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Word of the Week: Prodrome

illustration of scientist looking into microscope - word of the week

Alex Dos Diaz / Verywell

Each week, Verywell explains a term from health, medicine, science, or technology.

Prodrome

How to say it: Prodrome (pro-dro-m)

What it means: An early sign or symptom of a disease.

Where it comes from: From Greek "pro" meaning before and "dromos" meaning the act of running.

A young white woman holding her head in pain.

MaximFesenko/Getty

Where you might see or hear it: Everything from serious medical events like heart attacks to simple colds can have signs or symptoms leading up to them. If you get sick, your doctor might ask you how you were feeling in the hours or days before you became unwell. In your chart, they might note that these signs or symptoms were "prodromal" to the illness you came to see them for.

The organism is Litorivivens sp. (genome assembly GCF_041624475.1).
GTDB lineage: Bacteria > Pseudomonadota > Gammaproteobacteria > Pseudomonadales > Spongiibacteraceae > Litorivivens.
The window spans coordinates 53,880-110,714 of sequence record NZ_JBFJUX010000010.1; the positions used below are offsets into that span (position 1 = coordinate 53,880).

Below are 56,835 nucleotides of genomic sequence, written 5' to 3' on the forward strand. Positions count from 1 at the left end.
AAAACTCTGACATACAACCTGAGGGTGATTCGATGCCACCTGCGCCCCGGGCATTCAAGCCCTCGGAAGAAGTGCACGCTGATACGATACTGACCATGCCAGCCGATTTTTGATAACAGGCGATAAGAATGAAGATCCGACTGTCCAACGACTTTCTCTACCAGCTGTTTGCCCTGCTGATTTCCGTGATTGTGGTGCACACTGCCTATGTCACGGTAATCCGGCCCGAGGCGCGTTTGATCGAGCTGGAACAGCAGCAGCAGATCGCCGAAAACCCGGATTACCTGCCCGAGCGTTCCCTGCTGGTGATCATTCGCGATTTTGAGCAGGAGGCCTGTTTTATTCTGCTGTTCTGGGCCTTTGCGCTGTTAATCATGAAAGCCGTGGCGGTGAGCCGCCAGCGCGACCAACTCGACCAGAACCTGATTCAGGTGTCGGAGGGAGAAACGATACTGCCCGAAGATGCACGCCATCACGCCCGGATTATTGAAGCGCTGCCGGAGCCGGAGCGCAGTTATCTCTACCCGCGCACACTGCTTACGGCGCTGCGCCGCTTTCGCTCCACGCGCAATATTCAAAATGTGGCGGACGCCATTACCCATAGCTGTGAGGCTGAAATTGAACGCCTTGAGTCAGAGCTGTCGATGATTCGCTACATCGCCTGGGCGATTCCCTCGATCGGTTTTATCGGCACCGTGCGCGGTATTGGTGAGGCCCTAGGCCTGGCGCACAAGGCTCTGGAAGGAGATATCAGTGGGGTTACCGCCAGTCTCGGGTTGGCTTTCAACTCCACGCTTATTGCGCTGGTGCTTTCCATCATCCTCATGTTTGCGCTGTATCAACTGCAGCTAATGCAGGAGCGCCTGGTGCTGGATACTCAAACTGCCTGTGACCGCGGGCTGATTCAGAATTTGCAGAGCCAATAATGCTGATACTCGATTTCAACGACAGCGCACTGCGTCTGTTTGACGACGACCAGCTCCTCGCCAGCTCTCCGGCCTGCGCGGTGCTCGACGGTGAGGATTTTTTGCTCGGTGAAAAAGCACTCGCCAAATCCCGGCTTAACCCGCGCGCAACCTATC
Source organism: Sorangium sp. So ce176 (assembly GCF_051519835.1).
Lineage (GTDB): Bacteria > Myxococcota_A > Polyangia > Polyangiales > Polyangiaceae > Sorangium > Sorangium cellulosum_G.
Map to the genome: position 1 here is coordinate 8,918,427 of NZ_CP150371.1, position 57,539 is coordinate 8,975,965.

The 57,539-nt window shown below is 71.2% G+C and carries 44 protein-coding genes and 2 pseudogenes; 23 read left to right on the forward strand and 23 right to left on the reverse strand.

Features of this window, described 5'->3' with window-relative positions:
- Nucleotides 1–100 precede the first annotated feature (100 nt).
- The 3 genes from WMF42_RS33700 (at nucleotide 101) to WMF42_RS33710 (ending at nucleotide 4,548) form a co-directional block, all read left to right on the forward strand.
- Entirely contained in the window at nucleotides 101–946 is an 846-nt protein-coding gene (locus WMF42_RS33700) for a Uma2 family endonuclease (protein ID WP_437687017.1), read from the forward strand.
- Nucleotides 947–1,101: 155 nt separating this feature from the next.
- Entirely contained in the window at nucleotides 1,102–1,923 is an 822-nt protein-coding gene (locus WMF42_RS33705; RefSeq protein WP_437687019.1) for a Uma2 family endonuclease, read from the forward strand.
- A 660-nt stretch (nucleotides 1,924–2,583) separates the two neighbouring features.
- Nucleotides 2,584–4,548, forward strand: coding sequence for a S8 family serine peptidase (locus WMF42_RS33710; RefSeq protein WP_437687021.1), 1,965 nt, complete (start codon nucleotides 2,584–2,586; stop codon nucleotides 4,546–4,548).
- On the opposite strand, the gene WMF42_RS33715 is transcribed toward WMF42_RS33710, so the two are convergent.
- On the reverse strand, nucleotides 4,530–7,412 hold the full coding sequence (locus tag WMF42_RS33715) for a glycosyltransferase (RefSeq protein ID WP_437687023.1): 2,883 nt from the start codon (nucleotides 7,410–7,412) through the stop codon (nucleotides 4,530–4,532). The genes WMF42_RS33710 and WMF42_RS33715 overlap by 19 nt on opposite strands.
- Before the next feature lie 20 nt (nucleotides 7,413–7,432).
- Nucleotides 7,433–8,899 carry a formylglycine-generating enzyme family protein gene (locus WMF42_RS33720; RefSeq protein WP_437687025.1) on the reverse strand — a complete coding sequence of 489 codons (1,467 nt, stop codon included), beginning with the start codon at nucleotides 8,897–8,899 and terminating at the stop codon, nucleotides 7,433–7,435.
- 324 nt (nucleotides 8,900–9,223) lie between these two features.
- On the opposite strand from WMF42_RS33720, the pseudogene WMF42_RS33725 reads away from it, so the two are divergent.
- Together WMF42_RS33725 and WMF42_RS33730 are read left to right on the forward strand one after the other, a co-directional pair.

When you might want to use it: If you get migraines, you are likely already familiar with prodromal signs and symptoms. For example, you might explain to your loved ones that you are having symptoms like changes to your vision or an "aura" that you know typically comes on before you get a migraine.

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